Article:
background preloader


Facebook Twitter

Can Plants Think? Surgeon Claims He Has Performed A Successful Head Transplant On A Monkey. Warning: This article contains graphic content.

Surgeon Claims He Has Performed A Successful Head Transplant On A Monkey

We have been promised a head transplant by next year, and the main brain behind the highly controversial procedure shows no signs of retracting his wild claim. Quite the opposite, in fact, as the pioneering surgeon has now announced the procedure has been successfully carried out on a monkey. As revealed by Motherboard and New Scientist, Italian doctor Sergio Canavero has teased the press with some details on progress made so far by himself and collaborator Dr Xiaoping Ren of China’s Harbin Medical University, among others. Ren has invested a significant amount of time perfecting the technique in mice, having performed the transplant on more than 1,000 mice.

The animals were able to breathe and drink after the 10-hour surgery, but only lived for a matter of minutes. Now, according to Canavero, Ren’s team has carried out the transplant on a monkey. The absolute worst pain your brain can (barely) handle. From childbirth to kidney stones, what is the worst pain a human being is capable of experiencing?

The absolute worst pain your brain can (barely) handle

Credit: top image: Oti the Lis/ Pain is something we almost universally fear. It's the way we learn not to touch hot objects, avoid bee stings and generally navigate through life with the minimum of physical harm from a very early age. Pain is necessary, and those unfortunate few who have a deficiency in their ability to feel pain often come to injure themselves without realising.

All pain is not born equal Of course, a papercut has less of an impact than a bee sting, and neither of these holds a candle to the pain a man can feel when he's kicked in the groin – and none of even these are even in the same ballpark as giving birth. Via Shocking Real Stories Of Feral Children Told With Dark Photos. “Feral Children” is the latest photo-project by German-born, London-based photographer Julia Fullerton-Batten.

Shocking Real Stories Of Feral Children Told With Dark Photos

This newest series of staged photos takes a darker look at growing up under unusual circumstances. Fullerton-Batten rose to fame after her “Teenage Stories” series in 2005, which explored a girl’s transition to womanhood. The Girl With No Name “inspired me to search further for other cases of feral children,” Fullerton-Batten told Feature Shoot. “I found that there were quite a number of these. Some cases resulted from children becoming lost, snatched by wild animals, and especially those left or neglected by their parents. What Causes Cramps? How Much Sleep Do You Actually Need?


IQ. Colors. Long Term Memories May Not Be Stored In Synapses Afterall. It has long been believed that memories were stored in the synapses of neurons.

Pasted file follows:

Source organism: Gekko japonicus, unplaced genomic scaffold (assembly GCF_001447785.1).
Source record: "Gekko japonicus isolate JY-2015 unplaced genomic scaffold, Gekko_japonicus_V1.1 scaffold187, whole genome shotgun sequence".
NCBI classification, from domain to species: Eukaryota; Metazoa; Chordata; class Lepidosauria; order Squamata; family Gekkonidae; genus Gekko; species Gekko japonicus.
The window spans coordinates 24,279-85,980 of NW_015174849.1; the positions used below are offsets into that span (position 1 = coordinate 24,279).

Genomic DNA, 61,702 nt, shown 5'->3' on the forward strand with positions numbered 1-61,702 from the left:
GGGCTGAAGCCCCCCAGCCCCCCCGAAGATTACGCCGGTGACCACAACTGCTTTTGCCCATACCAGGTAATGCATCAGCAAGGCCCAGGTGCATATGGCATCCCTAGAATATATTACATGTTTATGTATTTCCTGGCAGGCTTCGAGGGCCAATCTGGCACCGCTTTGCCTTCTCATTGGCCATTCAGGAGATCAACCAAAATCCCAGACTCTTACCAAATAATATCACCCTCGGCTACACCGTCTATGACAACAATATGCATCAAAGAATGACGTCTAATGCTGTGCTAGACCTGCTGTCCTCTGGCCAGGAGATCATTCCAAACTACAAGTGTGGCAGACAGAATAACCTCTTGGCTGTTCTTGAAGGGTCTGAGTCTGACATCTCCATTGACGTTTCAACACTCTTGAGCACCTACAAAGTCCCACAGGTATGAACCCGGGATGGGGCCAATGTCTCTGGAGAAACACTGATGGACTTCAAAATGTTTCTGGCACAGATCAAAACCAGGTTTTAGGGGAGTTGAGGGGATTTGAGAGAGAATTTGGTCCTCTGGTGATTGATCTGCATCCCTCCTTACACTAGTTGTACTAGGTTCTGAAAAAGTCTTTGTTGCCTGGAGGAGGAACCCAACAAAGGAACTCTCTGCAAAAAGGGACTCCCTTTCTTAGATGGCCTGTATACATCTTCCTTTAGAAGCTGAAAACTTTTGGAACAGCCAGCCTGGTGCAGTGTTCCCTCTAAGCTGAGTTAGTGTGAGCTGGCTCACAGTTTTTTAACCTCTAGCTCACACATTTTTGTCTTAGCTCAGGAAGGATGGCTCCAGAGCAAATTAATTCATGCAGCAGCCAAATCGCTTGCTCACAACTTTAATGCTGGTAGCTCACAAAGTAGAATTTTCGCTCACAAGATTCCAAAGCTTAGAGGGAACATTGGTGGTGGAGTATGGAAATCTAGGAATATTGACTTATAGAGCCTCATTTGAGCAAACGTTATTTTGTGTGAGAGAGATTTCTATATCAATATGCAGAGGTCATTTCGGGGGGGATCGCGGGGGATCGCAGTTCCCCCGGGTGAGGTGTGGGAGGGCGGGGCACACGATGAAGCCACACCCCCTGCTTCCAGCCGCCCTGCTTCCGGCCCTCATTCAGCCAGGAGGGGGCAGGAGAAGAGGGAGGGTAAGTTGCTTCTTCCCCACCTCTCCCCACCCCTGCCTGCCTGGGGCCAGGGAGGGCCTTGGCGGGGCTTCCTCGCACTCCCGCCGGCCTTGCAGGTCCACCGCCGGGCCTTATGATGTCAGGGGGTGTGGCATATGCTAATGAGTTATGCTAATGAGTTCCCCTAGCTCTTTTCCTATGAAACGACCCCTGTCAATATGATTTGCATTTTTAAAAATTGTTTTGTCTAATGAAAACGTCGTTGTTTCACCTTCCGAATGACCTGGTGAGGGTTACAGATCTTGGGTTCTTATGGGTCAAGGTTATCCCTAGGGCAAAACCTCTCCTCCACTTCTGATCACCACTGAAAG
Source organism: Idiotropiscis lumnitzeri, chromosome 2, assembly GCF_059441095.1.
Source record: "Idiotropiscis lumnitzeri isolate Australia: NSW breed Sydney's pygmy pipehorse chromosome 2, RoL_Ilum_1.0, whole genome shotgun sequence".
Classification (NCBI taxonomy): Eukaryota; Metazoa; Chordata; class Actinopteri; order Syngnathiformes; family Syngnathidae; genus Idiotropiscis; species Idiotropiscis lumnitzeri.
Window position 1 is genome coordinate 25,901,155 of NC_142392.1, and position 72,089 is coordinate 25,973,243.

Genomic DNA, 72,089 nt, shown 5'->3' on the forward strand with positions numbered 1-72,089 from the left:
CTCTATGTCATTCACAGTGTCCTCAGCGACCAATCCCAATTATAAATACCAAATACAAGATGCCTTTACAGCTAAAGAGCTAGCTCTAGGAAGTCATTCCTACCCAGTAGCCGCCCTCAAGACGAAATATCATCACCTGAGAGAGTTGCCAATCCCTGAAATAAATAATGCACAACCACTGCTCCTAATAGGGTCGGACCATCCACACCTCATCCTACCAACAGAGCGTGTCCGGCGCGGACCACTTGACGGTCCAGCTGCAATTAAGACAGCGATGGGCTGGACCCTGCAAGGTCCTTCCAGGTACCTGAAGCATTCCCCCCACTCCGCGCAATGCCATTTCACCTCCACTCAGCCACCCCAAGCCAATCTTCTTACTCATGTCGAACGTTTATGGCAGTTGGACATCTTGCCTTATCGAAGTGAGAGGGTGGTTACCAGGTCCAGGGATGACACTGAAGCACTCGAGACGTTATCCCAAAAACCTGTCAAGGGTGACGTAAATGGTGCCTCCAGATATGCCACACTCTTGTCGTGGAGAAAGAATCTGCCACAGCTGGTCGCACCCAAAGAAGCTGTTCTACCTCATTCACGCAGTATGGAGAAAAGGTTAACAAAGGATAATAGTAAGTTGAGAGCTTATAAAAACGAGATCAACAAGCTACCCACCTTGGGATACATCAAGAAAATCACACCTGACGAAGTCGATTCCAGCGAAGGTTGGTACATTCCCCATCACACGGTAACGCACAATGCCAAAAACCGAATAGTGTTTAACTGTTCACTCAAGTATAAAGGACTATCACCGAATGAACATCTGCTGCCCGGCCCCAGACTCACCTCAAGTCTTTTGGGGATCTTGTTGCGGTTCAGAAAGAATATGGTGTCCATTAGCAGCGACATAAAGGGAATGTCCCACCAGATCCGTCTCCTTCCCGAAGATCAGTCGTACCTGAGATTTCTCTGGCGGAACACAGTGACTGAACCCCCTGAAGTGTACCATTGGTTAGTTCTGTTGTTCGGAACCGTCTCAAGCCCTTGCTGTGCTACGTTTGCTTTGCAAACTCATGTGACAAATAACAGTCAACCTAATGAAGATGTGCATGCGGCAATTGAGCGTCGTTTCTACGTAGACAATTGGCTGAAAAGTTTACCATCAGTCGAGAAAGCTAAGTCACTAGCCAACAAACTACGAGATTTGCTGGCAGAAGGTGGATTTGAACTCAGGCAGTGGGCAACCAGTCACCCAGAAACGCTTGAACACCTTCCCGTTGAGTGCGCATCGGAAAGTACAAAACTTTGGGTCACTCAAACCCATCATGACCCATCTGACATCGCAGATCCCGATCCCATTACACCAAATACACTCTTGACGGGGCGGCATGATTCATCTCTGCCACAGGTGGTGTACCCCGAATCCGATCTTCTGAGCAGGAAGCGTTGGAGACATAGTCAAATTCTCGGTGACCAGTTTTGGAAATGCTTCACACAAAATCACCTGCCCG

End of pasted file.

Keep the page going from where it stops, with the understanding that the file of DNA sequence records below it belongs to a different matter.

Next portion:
Long Term Memories May Not Be Stored In Synapses Afterall

So, when those synapses were destroyed, the memories they held must be lost as well. However, a new study involving marine snails known as Aplysia has found that this might not be the case. If true, this could lead to memory restoration for patients with early onset Alzheimer's. David Glanzman of UCLA was senior author of the paper, which was published in eLife. "Long-term memory is not stored at the synapse," Glanzman said in a press release.

In order test the snail's memory, they needed to trigger its defense response. "If you train an animal on a task, inhibit its ability to produce proteins immediately after training, and then test it 24 hours later, the animal doesn't remember the training," Glanzman explained. The researchers removed the sensory and motor neurons from the snails that were associated with long term memories of the electric impulses on their tails, and placed them in a Petri dish. DN! AMY GOODMAN: As we continue our conversation on the nationwide shift towards liberalizing drug laws, we’re joined now by the groundbreaking neuropsychopharmacologist Dr.


Carl Hart. He’s the first tenured African-American scientist at Columbia University, where he is an associate professor in the psychology and psychiatry departments. He’s also a member of the National Advisory Council on Drug Abuse and a research scientist in the Division of Substance Abuse at the New York State Psychiatric Institute. However, long before he entered the hallowed halls of the Ivy League, Carl Hart gained firsthand knowledge about drug usage while growing up in one of Miami’s toughest neighborhoods. He recently published his memoir called High Price: A Neuroscientist’s Journey of Self-Discovery That Challenges Everything You Know About Drugs and Society.

Dr. DR. AMY GOODMAN: Both your research findings will surprise many and also your own path in life. DR. DR. AMY GOODMAN: What do you mean? DR. DR. Jumpin' the Gap. Turn your classroom into a giant synapse as students act out communication at the neural level by behaving as vesicles, neurotransmitters, receptors, secondary messengers and transporters.

Jumpin' the Gap

Neurotransmitters and receptors interact via "lock-and key" puzzle pieces (included). Basic neuron structure, neurons communicate using action potentials and chemicals called neurotransmitters Class Time: 40 - 50 minutes Prep Time: 30 - 40 minutes Descriptive illustrations walk you through each part of the simulation procedure from start to finish. Download the PDF.